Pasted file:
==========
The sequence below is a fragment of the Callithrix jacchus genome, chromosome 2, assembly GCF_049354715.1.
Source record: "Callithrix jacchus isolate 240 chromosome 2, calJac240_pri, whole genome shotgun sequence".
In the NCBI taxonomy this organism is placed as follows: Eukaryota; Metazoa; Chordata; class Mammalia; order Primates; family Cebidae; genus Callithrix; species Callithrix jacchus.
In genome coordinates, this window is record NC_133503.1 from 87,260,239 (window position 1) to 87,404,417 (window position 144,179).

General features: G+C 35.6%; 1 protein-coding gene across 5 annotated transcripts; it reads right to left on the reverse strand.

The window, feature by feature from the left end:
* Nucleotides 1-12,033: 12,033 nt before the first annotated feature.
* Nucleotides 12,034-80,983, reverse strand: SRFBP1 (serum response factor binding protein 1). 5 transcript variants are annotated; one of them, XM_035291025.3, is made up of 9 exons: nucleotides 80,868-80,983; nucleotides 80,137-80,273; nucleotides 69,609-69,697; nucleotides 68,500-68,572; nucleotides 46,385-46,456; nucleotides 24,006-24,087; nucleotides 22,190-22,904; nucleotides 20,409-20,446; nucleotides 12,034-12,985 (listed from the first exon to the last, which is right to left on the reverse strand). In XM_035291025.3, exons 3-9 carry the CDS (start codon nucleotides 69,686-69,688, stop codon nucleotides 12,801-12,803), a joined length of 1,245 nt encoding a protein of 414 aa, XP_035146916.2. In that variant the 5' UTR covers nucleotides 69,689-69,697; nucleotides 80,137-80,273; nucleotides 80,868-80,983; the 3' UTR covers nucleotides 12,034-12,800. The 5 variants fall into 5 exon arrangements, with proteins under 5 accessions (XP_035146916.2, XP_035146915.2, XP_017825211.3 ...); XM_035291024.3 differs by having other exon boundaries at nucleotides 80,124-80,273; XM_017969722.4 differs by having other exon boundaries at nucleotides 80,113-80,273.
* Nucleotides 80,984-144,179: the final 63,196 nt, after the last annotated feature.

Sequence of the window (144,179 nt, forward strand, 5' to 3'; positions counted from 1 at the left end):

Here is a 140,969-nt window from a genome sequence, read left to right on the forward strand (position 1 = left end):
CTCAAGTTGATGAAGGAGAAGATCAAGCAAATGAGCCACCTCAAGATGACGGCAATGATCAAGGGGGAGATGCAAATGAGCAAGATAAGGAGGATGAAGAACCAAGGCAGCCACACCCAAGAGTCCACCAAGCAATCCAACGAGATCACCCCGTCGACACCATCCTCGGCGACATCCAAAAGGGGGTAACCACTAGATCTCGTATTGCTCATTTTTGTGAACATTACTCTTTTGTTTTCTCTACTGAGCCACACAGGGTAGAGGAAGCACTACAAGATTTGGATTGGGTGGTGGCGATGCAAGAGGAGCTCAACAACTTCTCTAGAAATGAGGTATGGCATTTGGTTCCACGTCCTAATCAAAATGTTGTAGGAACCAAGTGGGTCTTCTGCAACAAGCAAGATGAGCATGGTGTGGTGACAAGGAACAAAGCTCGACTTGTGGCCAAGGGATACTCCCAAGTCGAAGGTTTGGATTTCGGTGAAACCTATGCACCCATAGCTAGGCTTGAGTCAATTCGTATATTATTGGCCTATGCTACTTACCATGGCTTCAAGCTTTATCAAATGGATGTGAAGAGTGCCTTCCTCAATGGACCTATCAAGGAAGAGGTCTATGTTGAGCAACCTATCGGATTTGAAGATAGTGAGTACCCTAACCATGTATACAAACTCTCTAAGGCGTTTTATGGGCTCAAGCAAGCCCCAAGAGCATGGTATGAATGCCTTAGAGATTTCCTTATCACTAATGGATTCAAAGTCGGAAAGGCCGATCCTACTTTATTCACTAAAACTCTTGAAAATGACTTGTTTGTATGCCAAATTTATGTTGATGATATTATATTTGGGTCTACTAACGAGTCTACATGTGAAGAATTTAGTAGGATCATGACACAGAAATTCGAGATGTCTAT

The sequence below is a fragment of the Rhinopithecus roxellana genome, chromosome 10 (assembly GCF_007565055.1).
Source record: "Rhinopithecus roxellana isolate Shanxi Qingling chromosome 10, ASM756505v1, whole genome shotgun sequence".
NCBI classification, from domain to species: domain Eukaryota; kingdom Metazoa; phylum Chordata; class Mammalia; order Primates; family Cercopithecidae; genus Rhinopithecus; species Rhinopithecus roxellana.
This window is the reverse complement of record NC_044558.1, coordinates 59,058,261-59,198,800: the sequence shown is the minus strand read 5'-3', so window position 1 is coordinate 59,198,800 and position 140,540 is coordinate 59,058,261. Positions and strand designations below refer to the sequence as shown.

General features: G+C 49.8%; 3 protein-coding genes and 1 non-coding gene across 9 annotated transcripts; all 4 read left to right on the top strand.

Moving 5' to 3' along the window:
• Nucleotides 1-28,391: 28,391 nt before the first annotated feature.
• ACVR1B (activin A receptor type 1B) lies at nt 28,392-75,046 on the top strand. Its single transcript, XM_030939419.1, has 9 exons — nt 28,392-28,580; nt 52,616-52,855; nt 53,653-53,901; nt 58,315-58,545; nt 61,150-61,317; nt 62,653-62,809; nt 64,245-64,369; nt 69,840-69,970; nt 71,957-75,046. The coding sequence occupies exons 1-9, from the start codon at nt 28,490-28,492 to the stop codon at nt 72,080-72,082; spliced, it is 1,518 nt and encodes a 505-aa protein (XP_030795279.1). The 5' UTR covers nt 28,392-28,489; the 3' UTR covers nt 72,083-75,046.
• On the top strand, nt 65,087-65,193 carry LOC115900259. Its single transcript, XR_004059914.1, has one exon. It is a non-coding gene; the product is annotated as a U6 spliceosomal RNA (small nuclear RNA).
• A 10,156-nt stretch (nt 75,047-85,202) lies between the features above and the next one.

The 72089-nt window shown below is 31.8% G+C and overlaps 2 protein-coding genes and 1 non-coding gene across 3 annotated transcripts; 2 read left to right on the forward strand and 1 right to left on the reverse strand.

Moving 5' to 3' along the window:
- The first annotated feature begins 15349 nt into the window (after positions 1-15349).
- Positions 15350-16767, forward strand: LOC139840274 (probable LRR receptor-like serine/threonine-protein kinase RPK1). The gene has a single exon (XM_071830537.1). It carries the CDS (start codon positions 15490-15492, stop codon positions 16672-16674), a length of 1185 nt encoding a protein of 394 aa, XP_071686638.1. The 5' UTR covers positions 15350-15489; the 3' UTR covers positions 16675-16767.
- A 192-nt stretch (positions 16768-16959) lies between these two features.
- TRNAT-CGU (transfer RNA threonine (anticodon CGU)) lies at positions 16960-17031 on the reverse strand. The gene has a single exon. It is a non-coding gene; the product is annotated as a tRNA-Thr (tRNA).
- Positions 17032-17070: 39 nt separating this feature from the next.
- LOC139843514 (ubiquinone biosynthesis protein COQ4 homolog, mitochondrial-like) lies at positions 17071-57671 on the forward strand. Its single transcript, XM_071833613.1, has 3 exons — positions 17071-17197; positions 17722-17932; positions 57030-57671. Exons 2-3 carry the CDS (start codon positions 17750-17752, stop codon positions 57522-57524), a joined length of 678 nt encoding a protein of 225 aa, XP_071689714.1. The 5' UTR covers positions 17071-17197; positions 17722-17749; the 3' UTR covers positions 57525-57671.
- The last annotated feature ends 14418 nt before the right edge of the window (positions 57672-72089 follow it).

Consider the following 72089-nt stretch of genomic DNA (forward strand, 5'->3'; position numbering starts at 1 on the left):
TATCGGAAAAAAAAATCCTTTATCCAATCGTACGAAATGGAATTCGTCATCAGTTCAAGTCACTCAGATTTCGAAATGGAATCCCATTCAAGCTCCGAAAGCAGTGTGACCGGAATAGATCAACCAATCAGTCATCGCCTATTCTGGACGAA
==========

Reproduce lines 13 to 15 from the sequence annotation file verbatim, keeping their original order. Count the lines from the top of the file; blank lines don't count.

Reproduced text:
The sequence below is a fragment of the Rhinopithecus roxellana genome, chromosome 10 (assembly GCF_007565055.1).
Source record: "Rhinopithecus roxellana isolate Shanxi Qingling chromosome 10, ASM756505v1, whole genome shotgun sequence".
NCBI classification, from domain to species: domain Eukaryota; kingdom Metazoa; phylum Chordata; class Mammalia; order Primates; family Cercopithecidae; genus Rhinopithecus; species Rhinopithecus roxellana.